Seven Hills High School has been selected to introduce specialist vocational education facilities as part of the NSW Government’s $34 million election commitment.
Within three years, purpose-built facilities and classes will allow students to pursue careers in Community and Health Services, Construction (Electrotechnology and Plumbing), and Transport and Logistics.
Premier Gladys Berejiklian said equipping students to fill the jobs of the future is an important part of the NSW Government’s COVID-19 recovery plan.
“Specialised training facilities are critical to ensuring NSW students can receive world-class skills training and be provided the skills of the future,” Ms Berejiklian said.
“COVID-19 has presented unprecedented challenges for our state. It’s crucial we look to reskill, retrain and support school leavers to access opportunities in industries where there are skills shortages and emerging employment opportunities.
“Seven Hills High School will now be well placed to take advantage of major projects in Western Sydney, including the construction of the Aerotropolis, which will require a steady pipeline of skilled tradies for decades to come.”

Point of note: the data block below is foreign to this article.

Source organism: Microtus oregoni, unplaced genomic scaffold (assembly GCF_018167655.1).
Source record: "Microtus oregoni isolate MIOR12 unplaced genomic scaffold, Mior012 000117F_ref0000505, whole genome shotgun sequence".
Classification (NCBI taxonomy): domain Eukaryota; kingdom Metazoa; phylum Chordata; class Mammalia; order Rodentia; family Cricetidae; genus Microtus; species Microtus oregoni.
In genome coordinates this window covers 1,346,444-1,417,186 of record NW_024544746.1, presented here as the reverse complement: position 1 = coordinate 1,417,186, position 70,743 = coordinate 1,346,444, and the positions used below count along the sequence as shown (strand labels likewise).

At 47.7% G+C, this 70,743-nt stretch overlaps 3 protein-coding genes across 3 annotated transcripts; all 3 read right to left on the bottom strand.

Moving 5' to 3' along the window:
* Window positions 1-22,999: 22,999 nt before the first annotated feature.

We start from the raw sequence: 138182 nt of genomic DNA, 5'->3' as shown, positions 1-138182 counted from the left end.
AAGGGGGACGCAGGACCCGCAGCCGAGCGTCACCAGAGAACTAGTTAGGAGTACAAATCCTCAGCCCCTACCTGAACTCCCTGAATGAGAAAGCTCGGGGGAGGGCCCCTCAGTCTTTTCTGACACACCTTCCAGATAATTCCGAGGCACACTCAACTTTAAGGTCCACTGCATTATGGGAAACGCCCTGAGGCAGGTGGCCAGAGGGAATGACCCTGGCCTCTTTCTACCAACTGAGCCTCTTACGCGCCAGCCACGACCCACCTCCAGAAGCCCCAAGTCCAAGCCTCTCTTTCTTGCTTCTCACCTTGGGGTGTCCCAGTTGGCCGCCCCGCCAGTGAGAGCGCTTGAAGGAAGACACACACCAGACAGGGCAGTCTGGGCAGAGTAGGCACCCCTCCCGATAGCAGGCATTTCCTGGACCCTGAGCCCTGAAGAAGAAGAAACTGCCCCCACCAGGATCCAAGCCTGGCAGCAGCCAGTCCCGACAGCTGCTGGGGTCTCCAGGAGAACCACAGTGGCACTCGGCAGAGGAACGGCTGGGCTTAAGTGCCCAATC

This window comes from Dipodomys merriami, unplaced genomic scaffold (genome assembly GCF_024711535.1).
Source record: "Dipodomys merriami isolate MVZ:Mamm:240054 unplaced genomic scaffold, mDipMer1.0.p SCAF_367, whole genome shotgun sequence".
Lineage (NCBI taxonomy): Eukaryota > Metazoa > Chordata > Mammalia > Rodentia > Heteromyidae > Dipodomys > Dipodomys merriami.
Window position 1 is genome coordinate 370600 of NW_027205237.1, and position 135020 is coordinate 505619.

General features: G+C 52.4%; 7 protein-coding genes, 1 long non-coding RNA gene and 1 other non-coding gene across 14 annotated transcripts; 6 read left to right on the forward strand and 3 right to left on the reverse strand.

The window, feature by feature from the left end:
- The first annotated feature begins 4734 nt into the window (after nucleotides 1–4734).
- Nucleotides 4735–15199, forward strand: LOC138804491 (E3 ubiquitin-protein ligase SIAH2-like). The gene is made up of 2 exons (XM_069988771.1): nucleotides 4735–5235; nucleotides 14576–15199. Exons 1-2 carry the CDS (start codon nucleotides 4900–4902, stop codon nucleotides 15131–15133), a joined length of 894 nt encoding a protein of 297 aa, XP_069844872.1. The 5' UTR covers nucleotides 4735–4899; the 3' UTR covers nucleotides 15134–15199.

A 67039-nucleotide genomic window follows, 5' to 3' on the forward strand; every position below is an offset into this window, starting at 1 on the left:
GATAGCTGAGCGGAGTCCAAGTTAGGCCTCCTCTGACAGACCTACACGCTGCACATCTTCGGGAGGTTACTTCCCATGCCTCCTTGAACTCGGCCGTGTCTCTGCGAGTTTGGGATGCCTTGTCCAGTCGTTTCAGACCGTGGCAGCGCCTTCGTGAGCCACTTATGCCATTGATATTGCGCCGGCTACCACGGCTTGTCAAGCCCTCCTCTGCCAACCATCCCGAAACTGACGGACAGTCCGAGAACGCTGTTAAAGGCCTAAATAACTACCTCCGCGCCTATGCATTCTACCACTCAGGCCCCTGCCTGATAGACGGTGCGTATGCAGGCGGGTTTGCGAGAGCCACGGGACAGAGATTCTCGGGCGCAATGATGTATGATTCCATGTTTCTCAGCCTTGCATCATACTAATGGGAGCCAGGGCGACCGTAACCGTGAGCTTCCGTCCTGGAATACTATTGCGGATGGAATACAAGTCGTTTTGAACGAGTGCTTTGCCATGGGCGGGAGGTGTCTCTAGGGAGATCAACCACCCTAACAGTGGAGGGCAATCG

Minister for Skills and Tertiary Education Geoff Lee said the high school will operate with a renewed focus on Vocational Education and Training (VET) from 2023.
“We have to inspire all students to consider VET as an alternative career pathway, including about 50 per cent of high school graduates who do not pursue a university pathway,” Mr Lee said.
“Skills training is vital to propelling our State forward, particularly following the economic impacts of the COVID-19 pandemic.”
Minister for Education and Early Childhood Sarah Mitchell said this investment would put young people wanting to pursue a career in vocational education in the best position to develop their learning.
“This development supports young people to engage in learning that builds skills and supports access to apprenticeships and traineeships. The school will continue to offer the full range of study options, VET courses will be additional options,” Ms Mitchell said.
The selection of Seven Hills High School (Years 7 to 10) follows a comprehensive analysis of all potential secondary schools in the state – up to 45 per cent of students at nearby Wyndham College undertake at least one VET course as part of their HSC. More than 91 per cent of students transition from Seven Hills to Wyndham for Year 11 and 12. This initiative will benefit from work already underway by the NSW Government to address the barriers student’s face when choosing a VET pathway.